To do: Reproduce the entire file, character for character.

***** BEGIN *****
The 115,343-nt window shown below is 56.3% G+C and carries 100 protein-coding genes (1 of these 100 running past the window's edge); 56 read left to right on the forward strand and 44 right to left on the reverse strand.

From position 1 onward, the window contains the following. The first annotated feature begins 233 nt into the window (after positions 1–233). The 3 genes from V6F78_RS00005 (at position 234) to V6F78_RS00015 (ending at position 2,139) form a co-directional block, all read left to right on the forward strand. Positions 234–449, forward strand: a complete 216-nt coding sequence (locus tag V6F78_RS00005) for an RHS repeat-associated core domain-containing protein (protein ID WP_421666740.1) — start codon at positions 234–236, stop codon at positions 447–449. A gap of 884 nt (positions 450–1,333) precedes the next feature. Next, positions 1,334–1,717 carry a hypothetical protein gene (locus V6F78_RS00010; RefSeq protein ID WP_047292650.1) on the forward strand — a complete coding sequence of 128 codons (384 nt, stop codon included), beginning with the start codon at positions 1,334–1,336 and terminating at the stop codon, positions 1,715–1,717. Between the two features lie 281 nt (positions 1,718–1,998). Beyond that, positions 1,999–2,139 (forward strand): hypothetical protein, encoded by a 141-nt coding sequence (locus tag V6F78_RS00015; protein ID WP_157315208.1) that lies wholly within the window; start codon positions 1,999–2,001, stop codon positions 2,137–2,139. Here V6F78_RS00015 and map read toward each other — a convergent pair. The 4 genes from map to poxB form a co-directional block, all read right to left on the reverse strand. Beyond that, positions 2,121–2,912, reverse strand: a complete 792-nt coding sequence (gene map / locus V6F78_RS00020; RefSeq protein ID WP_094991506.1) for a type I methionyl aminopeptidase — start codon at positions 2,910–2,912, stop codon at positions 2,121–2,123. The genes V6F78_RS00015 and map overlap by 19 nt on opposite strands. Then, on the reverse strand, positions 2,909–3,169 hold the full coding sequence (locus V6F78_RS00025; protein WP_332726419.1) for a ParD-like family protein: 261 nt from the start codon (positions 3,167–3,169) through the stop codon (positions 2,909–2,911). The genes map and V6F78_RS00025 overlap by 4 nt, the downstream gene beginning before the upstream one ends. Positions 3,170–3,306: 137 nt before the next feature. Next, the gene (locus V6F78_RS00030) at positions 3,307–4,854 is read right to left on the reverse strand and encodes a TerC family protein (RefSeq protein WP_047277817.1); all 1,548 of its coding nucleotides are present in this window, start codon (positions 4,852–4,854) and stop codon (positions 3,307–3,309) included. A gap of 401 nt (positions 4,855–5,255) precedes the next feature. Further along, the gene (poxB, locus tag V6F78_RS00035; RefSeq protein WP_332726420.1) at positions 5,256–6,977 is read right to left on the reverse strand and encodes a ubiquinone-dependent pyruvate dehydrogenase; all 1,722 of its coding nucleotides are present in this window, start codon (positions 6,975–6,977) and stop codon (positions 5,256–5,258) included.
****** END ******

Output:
The 115,343-nt window shown below is 56.3% G+C and carries 100 protein-coding genes (1 of these 100 running past the window's edge); 56 read left to right on the forward strand and 44 right to left on the reverse strand.

From position 1 onward, the window contains the following. The first annotated feature begins 233 nt into the window (after positions 1–233). The 3 genes from V6F78_RS00005 (at position 234) to V6F78_RS00015 (ending at position 2,139) form a co-directional block, all read left to right on the forward strand. Positions 234–449, forward strand: a complete 216-nt coding sequence (locus tag V6F78_RS00005) for an RHS repeat-associated core domain-containing protein (protein ID WP_421666740.1) — start codon at positions 234–236, stop codon at positions 447–449. A gap of 884 nt (positions 450–1,333) precedes the next feature. Next, positions 1,334–1,717 carry a hypothetical protein gene (locus V6F78_RS00010; RefSeq protein ID WP_047292650.1) on the forward strand — a complete coding sequence of 128 codons (384 nt, stop codon included), beginning with the start codon at positions 1,334–1,336 and terminating at the stop codon, positions 1,715–1,717. Between the two features lie 281 nt (positions 1,718–1,998). Beyond that, positions 1,999–2,139 (forward strand): hypothetical protein, encoded by a 141-nt coding sequence (locus tag V6F78_RS00015; protein ID WP_157315208.1) that lies wholly within the window; start codon positions 1,999–2,001, stop codon positions 2,137–2,139. Here V6F78_RS00015 and map read toward each other — a convergent pair. The 4 genes from map to poxB form a co-directional block, all read right to left on the reverse strand. Beyond that, positions 2,121–2,912, reverse strand: a complete 792-nt coding sequence (gene map / locus V6F78_RS00020; RefSeq protein ID WP_094991506.1) for a type I methionyl aminopeptidase — start codon at positions 2,910–2,912, stop codon at positions 2,121–2,123. The genes V6F78_RS00015 and map overlap by 19 nt on opposite strands. Then, on the reverse strand, positions 2,909–3,169 hold the full coding sequence (locus V6F78_RS00025; protein WP_332726419.1) for a ParD-like family protein: 261 nt from the start codon (positions 3,167–3,169) through the stop codon (positions 2,909–2,911). The genes map and V6F78_RS00025 overlap by 4 nt, the downstream gene beginning before the upstream one ends. Positions 3,170–3,306: 137 nt before the next feature. Next, the gene (locus V6F78_RS00030) at positions 3,307–4,854 is read right to left on the reverse strand and encodes a TerC family protein (RefSeq protein WP_047277817.1); all 1,548 of its coding nucleotides are present in this window, start codon (positions 4,852–4,854) and stop codon (positions 3,307–3,309) included. A gap of 401 nt (positions 4,855–5,255) precedes the next feature. Further along, the gene (poxB, locus tag V6F78_RS00035; RefSeq protein WP_332726420.1) at positions 5,256–6,977 is read right to left on the reverse strand and encodes a ubiquinone-dependent pyruvate dehydrogenase; all 1,722 of its coding nucleotides are present in this window, start codon (positions 6,975–6,977) and stop codon (positions 5,256–5,258) included.